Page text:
At least his is my understanding based on what I've heard Cletus say several times and my own experimentation and practice.
                    Last edited by fungo22; 03-21-2006, 07:33 PM.

                    Comment


                    • #70


                      This clip was posted to illustrate something else, but notice Bond's front knee as rotation begins. It doesn't go anywhere. What muscles are contracting to make that not happen? Those are also the muscles that need to quickly engage to provide immediate stabiity for the hips to rotate "inito" or "against."

                      Comment


                      • #71
                        Isometric tension is coupled with stride momentum to stabilize because you must be able to control the body to be able to adjust to the pitch and hit the ball and to convert the momentum and bat path into the path of the ball.

                        Fungo..the ball is coming...he is adjusting his moving body in order to hit it. That is what you see as isometric tension...timing.... aligning

                        Isometric tension in part is a " dynamic adjustment mechanism". I can make this stuff up too guys

                        If we knew the exact ball location and had the repeatability and coordination we could " Happy Gilmore " everything" with less isometric tension and more momentum using a big crow hop like throwing from the out field

                        It is a trade off to internally generate pelvic rotation and blend it into stride momentum.

                        Bonds has become the ultimate rotation machine reducing the need for linear motion. Better look again at his upper body pattern to see how he substitutes hand loading/ barrel rotation around the hands for stride momentum. That is what made him a great rotator with no peers. He could not have done that with the lower half alone....He primes his torso from above and below.

                        What your missing in this clip is the far greater hip/ shoulder separation in Bonds in an older heavier muscled guy.How did he get that? It happen back up stream when his hands cocked out of plane and then turned back over as his hips began rotation to the target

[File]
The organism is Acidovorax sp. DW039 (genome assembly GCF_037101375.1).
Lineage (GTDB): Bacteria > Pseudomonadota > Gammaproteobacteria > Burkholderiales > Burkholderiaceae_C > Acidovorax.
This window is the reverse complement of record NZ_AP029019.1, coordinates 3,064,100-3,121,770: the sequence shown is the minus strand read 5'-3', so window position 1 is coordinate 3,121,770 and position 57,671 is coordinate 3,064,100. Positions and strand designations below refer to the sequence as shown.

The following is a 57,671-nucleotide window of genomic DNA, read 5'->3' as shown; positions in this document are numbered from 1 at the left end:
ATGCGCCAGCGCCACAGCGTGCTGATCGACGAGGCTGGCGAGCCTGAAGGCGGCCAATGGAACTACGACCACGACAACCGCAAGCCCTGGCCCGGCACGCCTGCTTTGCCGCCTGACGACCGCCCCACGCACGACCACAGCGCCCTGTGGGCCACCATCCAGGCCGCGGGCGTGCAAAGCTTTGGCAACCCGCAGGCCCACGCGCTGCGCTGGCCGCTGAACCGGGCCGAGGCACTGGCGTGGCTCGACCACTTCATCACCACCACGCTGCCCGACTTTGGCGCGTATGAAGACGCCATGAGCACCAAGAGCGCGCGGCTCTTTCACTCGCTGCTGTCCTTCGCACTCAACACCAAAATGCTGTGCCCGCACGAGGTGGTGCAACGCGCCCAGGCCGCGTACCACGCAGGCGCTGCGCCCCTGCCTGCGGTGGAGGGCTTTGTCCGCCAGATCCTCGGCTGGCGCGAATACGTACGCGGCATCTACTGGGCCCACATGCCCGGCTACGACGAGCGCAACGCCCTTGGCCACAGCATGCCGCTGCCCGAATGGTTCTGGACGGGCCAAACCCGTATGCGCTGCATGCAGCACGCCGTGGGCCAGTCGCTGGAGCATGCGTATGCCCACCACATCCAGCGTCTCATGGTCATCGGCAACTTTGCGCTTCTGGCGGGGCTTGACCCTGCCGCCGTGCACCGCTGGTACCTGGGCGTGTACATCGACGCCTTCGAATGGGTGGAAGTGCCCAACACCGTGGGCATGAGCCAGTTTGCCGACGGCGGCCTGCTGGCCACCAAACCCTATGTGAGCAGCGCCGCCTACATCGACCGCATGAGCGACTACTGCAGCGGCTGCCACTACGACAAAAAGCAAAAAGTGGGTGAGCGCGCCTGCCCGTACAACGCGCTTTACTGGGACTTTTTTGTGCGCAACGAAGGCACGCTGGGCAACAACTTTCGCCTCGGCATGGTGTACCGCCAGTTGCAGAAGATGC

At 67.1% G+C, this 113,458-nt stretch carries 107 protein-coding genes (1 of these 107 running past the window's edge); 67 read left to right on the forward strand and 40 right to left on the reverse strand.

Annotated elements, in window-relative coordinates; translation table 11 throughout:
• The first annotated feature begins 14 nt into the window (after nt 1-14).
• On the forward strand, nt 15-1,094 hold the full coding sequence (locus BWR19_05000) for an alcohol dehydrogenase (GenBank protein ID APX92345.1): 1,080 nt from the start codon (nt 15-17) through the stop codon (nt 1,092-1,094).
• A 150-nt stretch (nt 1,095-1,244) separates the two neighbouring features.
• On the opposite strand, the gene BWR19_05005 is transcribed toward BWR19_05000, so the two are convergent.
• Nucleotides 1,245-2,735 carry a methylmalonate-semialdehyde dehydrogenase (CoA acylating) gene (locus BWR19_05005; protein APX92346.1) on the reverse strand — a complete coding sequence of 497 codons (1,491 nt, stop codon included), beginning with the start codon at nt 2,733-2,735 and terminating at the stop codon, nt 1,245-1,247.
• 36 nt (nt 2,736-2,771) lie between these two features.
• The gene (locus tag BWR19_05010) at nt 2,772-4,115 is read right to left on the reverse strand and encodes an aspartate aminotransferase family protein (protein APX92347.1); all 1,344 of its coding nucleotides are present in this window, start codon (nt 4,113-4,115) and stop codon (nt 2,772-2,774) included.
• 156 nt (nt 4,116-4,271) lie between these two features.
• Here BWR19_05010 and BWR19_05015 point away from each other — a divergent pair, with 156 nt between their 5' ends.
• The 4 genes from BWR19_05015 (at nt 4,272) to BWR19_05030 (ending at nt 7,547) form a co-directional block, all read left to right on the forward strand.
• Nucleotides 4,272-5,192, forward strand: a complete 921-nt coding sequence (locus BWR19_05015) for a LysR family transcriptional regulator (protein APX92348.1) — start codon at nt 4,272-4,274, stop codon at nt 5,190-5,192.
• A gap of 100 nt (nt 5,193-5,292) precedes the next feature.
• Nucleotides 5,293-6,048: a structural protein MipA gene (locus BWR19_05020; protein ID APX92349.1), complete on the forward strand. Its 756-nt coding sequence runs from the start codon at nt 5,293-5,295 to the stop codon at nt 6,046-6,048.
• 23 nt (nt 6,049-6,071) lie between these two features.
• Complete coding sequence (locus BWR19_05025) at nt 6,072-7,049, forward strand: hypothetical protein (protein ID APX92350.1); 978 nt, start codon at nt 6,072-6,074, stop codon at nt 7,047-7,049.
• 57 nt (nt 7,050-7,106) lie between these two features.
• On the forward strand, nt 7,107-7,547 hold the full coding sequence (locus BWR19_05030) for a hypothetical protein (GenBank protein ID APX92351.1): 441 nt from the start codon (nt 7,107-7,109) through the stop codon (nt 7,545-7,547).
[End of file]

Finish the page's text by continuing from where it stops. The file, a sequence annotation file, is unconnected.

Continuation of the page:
Kids are not being taught that with a flat hand load.

                        What you will get is all you will get from the middle. Until you get better upper body action and better weight shift and lead leg extension you are improving in a very narrow range. Don't waste two years fiquring that out. Steve doesn't teach that I bet but the implication gets posted here often

                        What muscles are contracting to make that not happen?
                        Not in question..the lead leg cannot extend here anyway. Take the clips forward and compare the pros with the kids and you know what is there. Much of " whats in Bond uniform happened in his upper body pattern and barrel loading that helps work his hips against his shoulder that you cannot see" . Well you can see the pattern clearly and you have heard him talk about his top hand but you chose to ignore it as it clouds the kool-aid
                        Last edited by swingbuster; 03-22-2006, 04:06 AM.

                        Comment


                        • #72
                          You simply haven't done your homework.

                          And, you appear to refuse to.

                          Comment


                          • #73
                            Originally posted by swingbuster

                            What your missing in this clip is the far greater hip/ shoulder separation in Bonds in an older heavier muscled guy.How did he get that? It happen back up stream when his hands cocked out of plane and then turned back over as his hips began rotation to the target
                            Because that is all you can "see", that is all you know.

                            If you knew what we know you'd have a different opinion.

                            Comment


                            • #74
                              Originally posted by swingbuster
                              Isometric tension is coupled with stride momentum to stabilize because you must be able to control the body to be able to adjust to the pitch and hit the ball and to convert the momentum and bat path into the path of the ball.

                              Fungo..the ball is coming...he is adjusting his moving body in order to hit it. That is what you see as isometric tension...timing.... aligning

                              Isometric tension in part is a " dynamic adjustment mechanism". I can make this stuff up too guys

                              If we knew the exact ball location and had the repeatability and coordination we could " Happy Gilmore " everything" with less isometric tension and more momentum using a big crow hop like throwing from the out field